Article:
“From what I’ve been hearing from a lot of people, they weren’t going to make a stink, but I just think they thought it was too big an increase,” Carroll said. “A lot of people are just saying, ‘We can’t afford this.’”

The proposed $111.15 million combined budget represents a 4.71 percent increase from the current year. Of that, about $72 million was the Board of Education’s recommended budget, and $39 million was the Board of Selectmen’s recommended town budget.

The proposed education budget represented a 5.5 percent increase while they proposed town budget represented a 3.34 percent increase.

As written, the budget would have required a 33.7-mill tax rate, a 5.24 percent increase from the current year.

Between them, the school and town budgets included nearly $1 million to hire additional police officers in order to have armed police resource officers, as well as unarmed security guards in each of the district’s seven schools.

The bulk of that money, to fund the police officers, was in the selectmen’s municipal budget, said Llodra.

Money for the unarmed security guards was in the school budget.

Funds also were in the budget to help pay security costs for the town’s three private schools.

Many residents coming out of the school were more than happy to discuss how they voted and why.

“I voted yes. I think it’s necessary,” said Sandy Hook resident Judy Rosentel. In fact, “I vote yes every year, and I didn’t want to come back and vote again,” she said.

“I voted no on everything,” said Sandy Hook resident Jim Shpunt, a member of the Sandy Hook Volunteer Fire & Rescue Co. “I think the budget is way out of line on everything. ... I think there are a lot of ways we can save the town money,” he said.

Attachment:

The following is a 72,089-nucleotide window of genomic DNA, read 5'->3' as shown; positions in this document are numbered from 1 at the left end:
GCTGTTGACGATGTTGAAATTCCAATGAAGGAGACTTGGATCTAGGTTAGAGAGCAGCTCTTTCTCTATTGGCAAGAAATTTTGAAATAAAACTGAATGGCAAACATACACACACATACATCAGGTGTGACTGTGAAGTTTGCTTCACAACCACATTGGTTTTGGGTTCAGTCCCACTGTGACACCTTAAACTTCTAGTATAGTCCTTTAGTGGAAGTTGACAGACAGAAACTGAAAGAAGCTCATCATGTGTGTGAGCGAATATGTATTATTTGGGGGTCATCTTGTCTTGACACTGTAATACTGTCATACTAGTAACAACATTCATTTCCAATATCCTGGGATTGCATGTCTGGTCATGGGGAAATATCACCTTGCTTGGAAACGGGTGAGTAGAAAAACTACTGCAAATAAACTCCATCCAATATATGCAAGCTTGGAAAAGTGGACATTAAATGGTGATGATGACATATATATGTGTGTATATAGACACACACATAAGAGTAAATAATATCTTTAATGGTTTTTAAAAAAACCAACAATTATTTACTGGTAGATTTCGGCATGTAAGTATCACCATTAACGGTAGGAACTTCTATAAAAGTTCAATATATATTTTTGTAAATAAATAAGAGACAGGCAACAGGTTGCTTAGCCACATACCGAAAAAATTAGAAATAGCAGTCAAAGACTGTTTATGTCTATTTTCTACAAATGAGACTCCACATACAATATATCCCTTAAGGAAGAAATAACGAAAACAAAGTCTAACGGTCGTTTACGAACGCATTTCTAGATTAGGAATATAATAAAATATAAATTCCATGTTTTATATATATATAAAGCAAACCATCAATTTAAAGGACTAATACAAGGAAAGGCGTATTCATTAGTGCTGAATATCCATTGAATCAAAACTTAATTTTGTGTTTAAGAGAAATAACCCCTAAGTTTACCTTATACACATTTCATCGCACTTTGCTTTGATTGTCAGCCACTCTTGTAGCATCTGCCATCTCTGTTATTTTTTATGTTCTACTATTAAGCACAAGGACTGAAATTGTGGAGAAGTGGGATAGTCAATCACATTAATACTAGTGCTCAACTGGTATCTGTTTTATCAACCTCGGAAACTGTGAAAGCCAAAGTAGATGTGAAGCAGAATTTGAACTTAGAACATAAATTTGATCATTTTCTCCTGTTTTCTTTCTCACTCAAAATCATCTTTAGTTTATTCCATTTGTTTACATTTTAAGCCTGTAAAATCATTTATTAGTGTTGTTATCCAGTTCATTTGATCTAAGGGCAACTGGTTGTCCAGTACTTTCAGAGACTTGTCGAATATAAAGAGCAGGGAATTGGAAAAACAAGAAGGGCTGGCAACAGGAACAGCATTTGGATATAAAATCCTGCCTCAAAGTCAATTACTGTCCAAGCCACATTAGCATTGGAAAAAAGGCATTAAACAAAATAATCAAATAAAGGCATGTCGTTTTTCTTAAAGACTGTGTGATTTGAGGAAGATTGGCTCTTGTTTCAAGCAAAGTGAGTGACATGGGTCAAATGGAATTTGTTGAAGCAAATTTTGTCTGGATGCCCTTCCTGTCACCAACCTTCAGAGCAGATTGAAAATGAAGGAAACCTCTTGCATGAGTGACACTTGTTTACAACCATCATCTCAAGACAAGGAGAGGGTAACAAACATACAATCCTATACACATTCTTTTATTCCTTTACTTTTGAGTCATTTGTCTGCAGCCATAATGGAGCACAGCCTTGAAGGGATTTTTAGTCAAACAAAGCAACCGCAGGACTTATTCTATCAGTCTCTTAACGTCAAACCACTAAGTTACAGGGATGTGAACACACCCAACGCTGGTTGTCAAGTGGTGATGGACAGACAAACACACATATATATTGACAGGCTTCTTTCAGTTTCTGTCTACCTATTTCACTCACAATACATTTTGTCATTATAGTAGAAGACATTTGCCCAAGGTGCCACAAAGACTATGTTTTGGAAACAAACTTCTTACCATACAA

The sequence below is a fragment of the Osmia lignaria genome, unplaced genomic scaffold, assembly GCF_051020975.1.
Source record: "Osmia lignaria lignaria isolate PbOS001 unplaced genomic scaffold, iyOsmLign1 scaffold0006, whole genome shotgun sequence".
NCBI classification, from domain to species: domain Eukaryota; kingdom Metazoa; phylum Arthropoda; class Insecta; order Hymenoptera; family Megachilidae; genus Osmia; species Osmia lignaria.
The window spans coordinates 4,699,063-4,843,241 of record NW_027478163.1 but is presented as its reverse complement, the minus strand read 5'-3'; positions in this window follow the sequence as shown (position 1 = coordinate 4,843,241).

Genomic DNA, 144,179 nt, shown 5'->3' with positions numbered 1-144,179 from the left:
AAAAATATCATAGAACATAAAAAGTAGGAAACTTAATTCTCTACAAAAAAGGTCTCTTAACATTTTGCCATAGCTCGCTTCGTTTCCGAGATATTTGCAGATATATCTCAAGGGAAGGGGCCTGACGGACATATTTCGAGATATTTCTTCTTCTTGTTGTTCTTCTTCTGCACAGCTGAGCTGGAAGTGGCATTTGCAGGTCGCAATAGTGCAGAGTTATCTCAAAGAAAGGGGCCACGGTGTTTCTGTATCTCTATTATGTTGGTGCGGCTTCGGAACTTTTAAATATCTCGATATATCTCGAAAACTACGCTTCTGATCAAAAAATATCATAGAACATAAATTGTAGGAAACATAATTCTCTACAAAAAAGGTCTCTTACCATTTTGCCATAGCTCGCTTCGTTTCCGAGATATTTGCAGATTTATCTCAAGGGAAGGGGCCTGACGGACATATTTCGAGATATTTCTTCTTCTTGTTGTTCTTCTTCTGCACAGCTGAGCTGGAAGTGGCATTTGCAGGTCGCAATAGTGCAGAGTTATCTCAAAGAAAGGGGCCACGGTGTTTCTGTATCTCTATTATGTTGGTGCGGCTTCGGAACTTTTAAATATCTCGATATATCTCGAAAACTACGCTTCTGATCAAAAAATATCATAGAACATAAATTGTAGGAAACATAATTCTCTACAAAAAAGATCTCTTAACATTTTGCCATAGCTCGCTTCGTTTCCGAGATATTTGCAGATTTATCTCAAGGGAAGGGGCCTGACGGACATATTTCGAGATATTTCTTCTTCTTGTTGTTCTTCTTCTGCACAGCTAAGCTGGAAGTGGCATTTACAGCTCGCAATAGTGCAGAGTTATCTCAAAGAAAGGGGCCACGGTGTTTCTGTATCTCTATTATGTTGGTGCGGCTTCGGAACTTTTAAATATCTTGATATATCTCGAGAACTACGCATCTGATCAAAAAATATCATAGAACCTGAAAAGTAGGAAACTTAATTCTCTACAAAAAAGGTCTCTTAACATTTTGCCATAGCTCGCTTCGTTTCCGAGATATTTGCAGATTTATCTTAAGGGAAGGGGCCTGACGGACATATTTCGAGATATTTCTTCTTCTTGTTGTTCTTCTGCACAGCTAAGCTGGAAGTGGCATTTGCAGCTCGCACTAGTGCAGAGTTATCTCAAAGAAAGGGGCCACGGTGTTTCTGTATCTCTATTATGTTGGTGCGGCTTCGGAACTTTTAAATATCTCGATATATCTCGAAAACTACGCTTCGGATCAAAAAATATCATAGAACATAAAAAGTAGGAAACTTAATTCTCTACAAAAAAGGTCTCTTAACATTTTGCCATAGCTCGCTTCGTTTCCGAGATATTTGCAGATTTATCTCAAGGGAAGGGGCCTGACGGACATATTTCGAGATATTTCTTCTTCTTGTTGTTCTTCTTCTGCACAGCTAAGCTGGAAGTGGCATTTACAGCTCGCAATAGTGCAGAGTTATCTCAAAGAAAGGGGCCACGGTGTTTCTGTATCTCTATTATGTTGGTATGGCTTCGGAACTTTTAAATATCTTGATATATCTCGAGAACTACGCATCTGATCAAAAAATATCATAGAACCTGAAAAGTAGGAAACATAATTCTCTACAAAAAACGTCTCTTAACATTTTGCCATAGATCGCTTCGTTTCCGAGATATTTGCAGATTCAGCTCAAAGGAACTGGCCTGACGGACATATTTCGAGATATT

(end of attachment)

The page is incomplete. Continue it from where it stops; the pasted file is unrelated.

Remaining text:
“I voted for it,” said another Sandy Hook resident who would identify himself only by his first name, Tom. Because of all the town has been through in the past few months since the Dec. 14 mass shootings at Sandy Hook Elementary School, “I guess for this election...I give them the benefit of the doubt.”

But Nick Barzetti of Flat Swamp Road said he voted no, just like he always does.

“I’ve been voting no for 40 years,” said Barzetti, who said his views are pretty well known around town, in part because he’s not shy about expressing them in letters to the editor of the local newspapers.

“I just think that a teacher making $80,000 to $90,000 a year, working 180 days ... I just think it’s an absolute” travesty, he said.

“A lot of people in town are paying $15,000 to $20,000 a year” in property taxes, he said.

Karin Hooper, also a Sandy Hook resident, said she thought the total was too high, so despite the issues about increase school security, “I voted no.”

She’s not convinced that having armed officers in every school is the way to go. 

“I don’t know if we researched it enough,” Hooper said. She said she would like to see aggressive research of other security measures besides armed guards, including physical changes in the schools.